We’ve finally entered the 2011 Season of Lent and the lateness of this year’s cycle brings us into overlap with the annual tax deadline.
For those of us slackers who wait longer than we should to do all the tedious calculations each year, the looming date of the Ides of April is always a bit ominous. The process begins, of course, with figuring out what we have earned during the past year by way of salary or related recompense. It’s the occasion for some helpful Lenten reflection as well.
We earn our salary.
We earn a living, and usually work very hard at it, presuming some sort of compensation for the regular tally of monthly expenses. We earn a certain number of sick days and personal days off from work. Times are tough and we are grateful for jobs when so many are not similarly blessed, and therefore forced to bear that hardship for their families.
Sometimes in the process we earn the respect of coworkers and the people whom we serve.
We earn experience and the wisdom which comes from it.
By use of the word “earn” in so many of these ordinary experiences, we indicate that we have done something for which fair recompense is expected in justice. We have a right to be paid, and at tax time we take a long look at the sum annual total of those wages. The government has a right to exact a portion of our salary for the needs of the poor and the conveniences and benefits of life in our society. Education of the young, utilities that function well and protection are well worth paying for, and those who provide such benefits in turn earn their salaries too.
Against all of that background, we enter Lent and make our own the question of the rich young man: “What must I do to share (Mk 10:17 and Lk 18:18) / possess (Mt 19:16) the life of the next age?” Some translations even suggest that the question might be phrased “to earn eternal life!” It is the latter which becomes the point of this column because it’s the wrong word!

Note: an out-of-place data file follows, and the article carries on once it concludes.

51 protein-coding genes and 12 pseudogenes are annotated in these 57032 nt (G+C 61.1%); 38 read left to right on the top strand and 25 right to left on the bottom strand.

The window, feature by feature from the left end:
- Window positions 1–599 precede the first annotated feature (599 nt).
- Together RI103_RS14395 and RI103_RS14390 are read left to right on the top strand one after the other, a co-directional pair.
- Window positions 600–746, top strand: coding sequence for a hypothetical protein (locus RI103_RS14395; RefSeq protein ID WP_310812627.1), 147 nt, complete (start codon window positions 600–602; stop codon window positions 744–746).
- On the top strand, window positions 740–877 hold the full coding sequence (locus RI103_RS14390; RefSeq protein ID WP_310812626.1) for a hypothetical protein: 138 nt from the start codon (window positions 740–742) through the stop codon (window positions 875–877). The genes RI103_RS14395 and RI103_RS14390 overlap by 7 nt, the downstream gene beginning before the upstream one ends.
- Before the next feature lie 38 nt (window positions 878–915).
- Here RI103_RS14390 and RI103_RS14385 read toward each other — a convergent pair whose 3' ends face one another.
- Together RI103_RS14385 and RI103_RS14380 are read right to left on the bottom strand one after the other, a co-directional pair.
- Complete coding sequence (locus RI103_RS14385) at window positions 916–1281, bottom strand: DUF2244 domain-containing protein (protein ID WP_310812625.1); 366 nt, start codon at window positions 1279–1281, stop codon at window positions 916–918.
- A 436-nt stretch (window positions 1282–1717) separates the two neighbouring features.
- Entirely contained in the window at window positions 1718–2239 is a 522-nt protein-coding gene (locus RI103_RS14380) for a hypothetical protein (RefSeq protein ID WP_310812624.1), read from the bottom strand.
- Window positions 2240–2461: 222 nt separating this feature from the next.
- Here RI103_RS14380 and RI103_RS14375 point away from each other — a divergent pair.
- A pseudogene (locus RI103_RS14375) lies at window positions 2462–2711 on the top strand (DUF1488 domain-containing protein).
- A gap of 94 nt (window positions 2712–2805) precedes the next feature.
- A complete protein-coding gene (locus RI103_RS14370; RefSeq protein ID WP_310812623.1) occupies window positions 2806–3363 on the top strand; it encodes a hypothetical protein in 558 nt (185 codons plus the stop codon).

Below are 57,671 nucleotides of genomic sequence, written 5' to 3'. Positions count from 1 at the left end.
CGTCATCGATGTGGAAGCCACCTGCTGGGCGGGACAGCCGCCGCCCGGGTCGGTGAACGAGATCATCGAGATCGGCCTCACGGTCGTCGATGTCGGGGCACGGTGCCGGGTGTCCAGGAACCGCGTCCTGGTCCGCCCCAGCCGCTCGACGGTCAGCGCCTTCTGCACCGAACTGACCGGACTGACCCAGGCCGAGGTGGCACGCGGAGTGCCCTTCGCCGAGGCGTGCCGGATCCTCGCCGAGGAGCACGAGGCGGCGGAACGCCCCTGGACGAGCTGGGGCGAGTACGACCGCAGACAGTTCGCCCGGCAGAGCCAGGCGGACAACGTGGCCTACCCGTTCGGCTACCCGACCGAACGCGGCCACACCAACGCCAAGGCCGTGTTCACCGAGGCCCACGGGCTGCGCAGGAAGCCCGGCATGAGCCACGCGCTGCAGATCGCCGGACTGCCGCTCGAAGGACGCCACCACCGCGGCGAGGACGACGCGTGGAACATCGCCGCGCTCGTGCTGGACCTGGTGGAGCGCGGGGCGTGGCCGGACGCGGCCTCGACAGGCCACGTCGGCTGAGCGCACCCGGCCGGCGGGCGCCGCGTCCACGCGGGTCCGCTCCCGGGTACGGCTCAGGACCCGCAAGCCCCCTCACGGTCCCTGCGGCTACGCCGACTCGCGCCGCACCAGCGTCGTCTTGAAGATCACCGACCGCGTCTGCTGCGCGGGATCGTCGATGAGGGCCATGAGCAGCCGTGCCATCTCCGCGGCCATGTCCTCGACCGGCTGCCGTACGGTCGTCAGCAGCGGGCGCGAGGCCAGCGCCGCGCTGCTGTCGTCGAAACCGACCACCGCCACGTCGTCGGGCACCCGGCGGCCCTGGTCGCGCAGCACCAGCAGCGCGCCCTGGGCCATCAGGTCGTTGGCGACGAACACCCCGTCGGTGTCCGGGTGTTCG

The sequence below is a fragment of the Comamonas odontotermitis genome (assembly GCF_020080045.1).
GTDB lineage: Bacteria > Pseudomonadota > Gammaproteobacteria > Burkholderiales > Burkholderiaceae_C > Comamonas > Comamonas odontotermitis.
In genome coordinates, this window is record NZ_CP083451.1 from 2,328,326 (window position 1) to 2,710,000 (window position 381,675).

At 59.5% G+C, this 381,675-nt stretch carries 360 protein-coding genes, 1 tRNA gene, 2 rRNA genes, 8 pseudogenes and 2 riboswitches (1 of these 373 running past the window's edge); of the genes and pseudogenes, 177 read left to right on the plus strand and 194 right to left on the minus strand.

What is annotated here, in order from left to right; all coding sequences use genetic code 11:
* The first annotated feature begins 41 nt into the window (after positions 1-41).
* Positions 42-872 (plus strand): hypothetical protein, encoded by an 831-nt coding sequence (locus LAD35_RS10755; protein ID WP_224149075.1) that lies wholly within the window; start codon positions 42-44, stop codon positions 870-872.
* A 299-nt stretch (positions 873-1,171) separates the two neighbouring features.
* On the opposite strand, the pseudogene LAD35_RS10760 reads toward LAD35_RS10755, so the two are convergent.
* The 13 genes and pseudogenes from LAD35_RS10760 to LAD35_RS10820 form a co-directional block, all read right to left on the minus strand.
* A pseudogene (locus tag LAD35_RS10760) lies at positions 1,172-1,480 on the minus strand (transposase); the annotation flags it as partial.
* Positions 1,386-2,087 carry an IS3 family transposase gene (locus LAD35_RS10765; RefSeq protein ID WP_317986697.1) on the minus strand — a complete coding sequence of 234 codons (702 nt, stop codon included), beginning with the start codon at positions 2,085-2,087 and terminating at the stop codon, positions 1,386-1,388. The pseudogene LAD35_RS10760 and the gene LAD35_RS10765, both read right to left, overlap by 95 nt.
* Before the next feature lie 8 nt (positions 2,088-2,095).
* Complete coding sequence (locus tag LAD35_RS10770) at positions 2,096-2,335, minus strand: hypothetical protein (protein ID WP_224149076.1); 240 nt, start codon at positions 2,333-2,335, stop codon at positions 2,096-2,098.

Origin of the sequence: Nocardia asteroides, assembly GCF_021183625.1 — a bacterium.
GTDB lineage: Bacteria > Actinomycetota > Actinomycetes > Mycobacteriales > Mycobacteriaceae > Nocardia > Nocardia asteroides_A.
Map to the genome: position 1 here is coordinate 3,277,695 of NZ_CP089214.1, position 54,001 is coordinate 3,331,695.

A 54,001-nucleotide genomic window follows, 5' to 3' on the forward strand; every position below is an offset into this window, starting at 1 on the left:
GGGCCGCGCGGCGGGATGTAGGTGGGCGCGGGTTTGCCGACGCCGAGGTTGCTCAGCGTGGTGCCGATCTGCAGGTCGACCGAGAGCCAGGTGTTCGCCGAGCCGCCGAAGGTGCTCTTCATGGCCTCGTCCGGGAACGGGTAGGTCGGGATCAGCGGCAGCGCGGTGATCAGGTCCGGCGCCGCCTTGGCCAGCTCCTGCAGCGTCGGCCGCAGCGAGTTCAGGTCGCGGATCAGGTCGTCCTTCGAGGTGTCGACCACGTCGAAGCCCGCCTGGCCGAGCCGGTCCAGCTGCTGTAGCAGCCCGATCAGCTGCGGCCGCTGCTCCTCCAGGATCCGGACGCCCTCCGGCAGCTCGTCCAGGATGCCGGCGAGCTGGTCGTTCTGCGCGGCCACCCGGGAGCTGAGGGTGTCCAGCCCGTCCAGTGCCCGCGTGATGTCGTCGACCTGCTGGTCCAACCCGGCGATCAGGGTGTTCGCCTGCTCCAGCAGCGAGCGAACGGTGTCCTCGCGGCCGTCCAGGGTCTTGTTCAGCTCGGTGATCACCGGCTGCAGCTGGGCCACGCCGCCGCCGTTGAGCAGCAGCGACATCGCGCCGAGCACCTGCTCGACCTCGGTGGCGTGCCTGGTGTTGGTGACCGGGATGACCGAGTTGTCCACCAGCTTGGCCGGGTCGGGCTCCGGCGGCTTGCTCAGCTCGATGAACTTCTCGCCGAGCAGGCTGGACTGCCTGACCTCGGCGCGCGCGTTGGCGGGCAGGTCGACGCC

If we have learned anything from our years of Lutheran/Catholic Dialogue, it is our common conviction that the grace and moment of justification before God is by the gratuitous gift of God, not by any works of our own … as the letter to the Ephesians makes perfectly clear (2:8f)! That was reaffirmed in the Joint Declaration on the Doctrine of Justification (JDDJ) signed solemnly by representatives of the Vatican and the Lutheran World Federation on Oct. 31, 1999, finally resolving the bitter debates of the 16th century!
God gives freely, and nothing we can ever do on our own without grace can earn eternal life. If we choose to receive that gift gratefully, then our cooperation with grace can be blessed by the gift of eternal life in Christ. It remains a gift, however, forever and always!
Similarly, only God can take away the sins of the world. We say that humbly within every Mass we attend. That’s an important Lenten lesson. Not our penances, whatever they may be, nor our prayers and our good intentions, can take away our sins … only God can. The Lenten practices of prayer, almsgiving and personal self denial done by God’s grace can limit our inclination to engage in sinful actions, but only God takes away the sins of the world.
Lent is a time to focus on God, not ourselves. No matter what we do, we can’t earn anything before God in justice. Everything is gift, even the tough things in life which only later are revealed as moments of grace and growth.
Lent is also a time to focus on the entire community … and our need to be a different community by Easter!
Maybe the best penances this Lent are not the ones we choose for ourselves, but the ones God places on our plates! We receive God’s gifts; we can never “earn” them!